Friday, June 21, 2013

On the appeal of pre-historic special effects

(Continuing thoughts from the Dr Jekyll and Mr Hyde transformation scenes mentioned in the last post)

The discussion about whether movies are “better” or “worse” today vis-a-vis an earlier time is a pointless and irresolvable one, subject to shifting benchmarks, individual tastes and hard-line biases that run both ways, from the Golden Ageist syndrome (the past was always a better place than the present / old songs were so melodious, today it’s all noise) to contemporary chauvinism (old movies are awkward and creaky / black-and-white is boring). But one area where something resembling consensus is possible is when assessing technological improvements. Though I haven’t seen the new Superman film yet, I have no trouble accepting that it is probably much more visually fluid – and a grander aesthetic experience – than the 1978 Superman; and this despite the fact that I have irrationally defensive feelings about the latter, having grown up with it.

However, agreeing that technology is objectively superior today – and that more things are now possible in movie-making, things that would have been regarded as magic a hundred years ago – is not the same as saying that modern CGI is always more effective than techniques used in the distant past. As I have written before about films like Fritz Lang’s Siegfried or the original King Kong, the use of a papier-mâché dragon or stop-motion animation can give a fantasy or horror film a primal, viscerally stirring quality, because it feels otherworldly and removed from our regular experience – whereas modern computer effects by their very nature make everything crystal-clear and even commonplace, so that the image of a giant monkey fighting a giant dinosaur, or a Balrog battling Gandalf on a narrow bridge, becomes as credible as a weekend outing to the local mall (assuming of course that you think of malls and their zombie patrons as real-world things).

Personally I feel a thrill every time I see “special effects” in a very old film because one gets a firsthand sense of human minds working with a young medium, trying to supersede the limitedness of available resources. Almost since its inception, cinema has adapted literary works that contain supernatural elements – see this 1903 version of Alice in Wonderland – and some of the early filmmakers seem like masochists setting themselves impossible tasks rather than simply using the motion-picture camera to record everyday things (which would have been a worthy enough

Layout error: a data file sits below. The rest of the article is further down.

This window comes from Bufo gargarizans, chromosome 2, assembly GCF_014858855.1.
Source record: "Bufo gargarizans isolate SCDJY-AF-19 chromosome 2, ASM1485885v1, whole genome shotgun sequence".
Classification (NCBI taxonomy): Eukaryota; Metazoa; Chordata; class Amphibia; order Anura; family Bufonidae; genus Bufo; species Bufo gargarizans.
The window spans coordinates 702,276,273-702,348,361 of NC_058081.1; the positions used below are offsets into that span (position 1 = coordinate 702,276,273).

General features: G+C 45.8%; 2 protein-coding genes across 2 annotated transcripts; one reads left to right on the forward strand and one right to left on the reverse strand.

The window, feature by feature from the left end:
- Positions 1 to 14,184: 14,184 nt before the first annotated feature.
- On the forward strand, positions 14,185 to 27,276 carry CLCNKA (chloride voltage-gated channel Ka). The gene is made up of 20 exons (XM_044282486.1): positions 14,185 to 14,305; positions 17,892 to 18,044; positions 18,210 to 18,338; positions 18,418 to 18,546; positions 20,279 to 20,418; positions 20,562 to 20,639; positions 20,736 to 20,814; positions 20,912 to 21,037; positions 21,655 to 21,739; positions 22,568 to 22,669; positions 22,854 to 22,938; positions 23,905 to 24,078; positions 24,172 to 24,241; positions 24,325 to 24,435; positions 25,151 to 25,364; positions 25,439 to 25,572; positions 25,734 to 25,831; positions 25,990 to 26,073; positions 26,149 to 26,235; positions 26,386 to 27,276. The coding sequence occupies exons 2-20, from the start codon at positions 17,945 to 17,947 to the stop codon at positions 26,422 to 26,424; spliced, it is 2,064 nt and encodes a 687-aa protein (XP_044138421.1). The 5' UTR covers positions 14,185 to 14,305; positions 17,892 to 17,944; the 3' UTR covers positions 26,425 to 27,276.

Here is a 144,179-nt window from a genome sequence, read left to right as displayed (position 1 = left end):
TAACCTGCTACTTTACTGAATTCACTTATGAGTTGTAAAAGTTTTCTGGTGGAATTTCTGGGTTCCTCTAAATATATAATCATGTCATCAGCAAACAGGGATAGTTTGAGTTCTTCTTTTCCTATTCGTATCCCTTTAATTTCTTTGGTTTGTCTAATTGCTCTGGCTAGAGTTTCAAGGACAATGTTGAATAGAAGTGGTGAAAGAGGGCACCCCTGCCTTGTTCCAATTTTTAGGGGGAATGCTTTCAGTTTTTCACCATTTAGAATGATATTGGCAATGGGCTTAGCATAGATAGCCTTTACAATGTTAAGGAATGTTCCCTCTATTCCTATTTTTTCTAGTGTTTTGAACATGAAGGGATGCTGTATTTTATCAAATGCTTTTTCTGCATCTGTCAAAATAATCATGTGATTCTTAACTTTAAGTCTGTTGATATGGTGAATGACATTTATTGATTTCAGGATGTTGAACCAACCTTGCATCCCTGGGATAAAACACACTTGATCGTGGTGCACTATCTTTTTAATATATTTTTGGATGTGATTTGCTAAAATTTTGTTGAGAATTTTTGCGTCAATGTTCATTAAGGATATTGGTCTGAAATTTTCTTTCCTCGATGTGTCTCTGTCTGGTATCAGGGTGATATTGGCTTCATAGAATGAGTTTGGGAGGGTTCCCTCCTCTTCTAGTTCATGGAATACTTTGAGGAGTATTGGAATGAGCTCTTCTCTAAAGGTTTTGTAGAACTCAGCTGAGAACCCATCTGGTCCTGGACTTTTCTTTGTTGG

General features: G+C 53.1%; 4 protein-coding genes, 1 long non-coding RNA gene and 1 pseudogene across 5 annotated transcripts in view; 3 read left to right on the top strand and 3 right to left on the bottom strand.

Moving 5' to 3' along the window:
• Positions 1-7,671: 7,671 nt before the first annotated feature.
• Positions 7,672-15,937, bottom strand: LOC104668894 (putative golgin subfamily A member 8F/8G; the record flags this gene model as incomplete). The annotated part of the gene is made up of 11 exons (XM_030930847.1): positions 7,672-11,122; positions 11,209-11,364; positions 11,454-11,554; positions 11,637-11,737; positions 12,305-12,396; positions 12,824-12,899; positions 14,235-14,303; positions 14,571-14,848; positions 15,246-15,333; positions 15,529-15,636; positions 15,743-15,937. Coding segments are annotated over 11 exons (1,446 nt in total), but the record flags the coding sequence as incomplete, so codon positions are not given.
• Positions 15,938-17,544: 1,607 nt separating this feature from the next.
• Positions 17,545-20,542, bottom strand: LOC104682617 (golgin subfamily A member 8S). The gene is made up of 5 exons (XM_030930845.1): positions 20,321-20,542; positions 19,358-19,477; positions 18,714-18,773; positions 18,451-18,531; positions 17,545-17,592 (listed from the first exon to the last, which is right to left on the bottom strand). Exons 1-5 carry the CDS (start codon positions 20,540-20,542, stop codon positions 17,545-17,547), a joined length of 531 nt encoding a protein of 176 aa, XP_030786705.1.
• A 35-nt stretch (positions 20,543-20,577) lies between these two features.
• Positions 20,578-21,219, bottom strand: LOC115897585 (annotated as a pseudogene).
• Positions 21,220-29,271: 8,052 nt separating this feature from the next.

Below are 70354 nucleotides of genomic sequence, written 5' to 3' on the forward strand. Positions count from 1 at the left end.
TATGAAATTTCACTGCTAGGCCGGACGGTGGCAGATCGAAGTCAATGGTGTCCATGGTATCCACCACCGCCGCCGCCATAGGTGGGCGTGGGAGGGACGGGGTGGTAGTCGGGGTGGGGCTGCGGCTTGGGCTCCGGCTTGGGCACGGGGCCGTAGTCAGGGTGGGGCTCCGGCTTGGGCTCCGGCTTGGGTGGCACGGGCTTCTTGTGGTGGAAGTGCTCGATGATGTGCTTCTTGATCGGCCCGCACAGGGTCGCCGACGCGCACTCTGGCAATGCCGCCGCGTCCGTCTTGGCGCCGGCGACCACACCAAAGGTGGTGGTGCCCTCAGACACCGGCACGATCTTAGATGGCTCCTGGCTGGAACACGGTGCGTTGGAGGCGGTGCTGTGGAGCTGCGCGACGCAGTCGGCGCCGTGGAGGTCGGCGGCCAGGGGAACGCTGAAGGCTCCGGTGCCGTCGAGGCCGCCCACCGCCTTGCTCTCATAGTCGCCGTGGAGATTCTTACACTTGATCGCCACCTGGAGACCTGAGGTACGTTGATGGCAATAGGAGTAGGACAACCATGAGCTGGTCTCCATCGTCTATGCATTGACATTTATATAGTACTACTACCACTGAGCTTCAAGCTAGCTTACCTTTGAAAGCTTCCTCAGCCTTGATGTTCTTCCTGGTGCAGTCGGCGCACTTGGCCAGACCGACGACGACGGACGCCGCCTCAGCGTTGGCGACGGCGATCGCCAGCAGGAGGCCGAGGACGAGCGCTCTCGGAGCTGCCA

pursuit, given how new the technology was). Today, with an adequate scale of production, it is possible to create a convincing visual representation of just about any story, no matter how outlandish the setting. But 110 years ago, just figuring out how to show the disembodied head of the Cheshire Cat in such a way that it looked like a halfway-alive thing (as opposed to a cardboard cut-out pasted on the set) would have required intense brainstorming.

In 1910, Thomas Edison’s studio made a 12-minute-long version of Frankenstein, which is extant today and can be found on YouTube. The film is as jerky and theatrical to modern eyes as you might expect, but there is genuine inventiveness in a couple of scenes, including one with a large mirror in which the Monster eventually disappears (raising the question of whether he was a figment of his creator’s imagination or perhaps an alter ego). For the difficult scene in which Frankenstein’s unworldly creation comes alive, the filmmakers put a life-size wax replica of a skeleton in a big vat and set fire to it so that it slowly dissolved and crumpled (meanwhile someone out of sight moved its arms around a bit). They then played the film backwards, so that one gets the impression of something hideous being forged out of fire until it sits upright, a ghastly mockery of the human form.

Much of the pleasure of watching this scene comes not from its visual appeal (though if you’re in the right mood, it does have a creepy appeal) but from imagining the problem-solving process: the discussions that these pioneers of film must have engaged in decades before the advent of computer technology (or anything else that we would think of as “special effects” today), the other things they might have tried and failed miserably at, the possibility that they needed to build multiple wax figures and experiment with the intensity of the fire because the first few attempts didn’t work. How random and slapdash it seems to us today, yet how vital it was to the writing of movie grammar, and to the creative growth of a medium that was often dismissed at the time as having no artistic future because it was simply a bland reproduction of reality.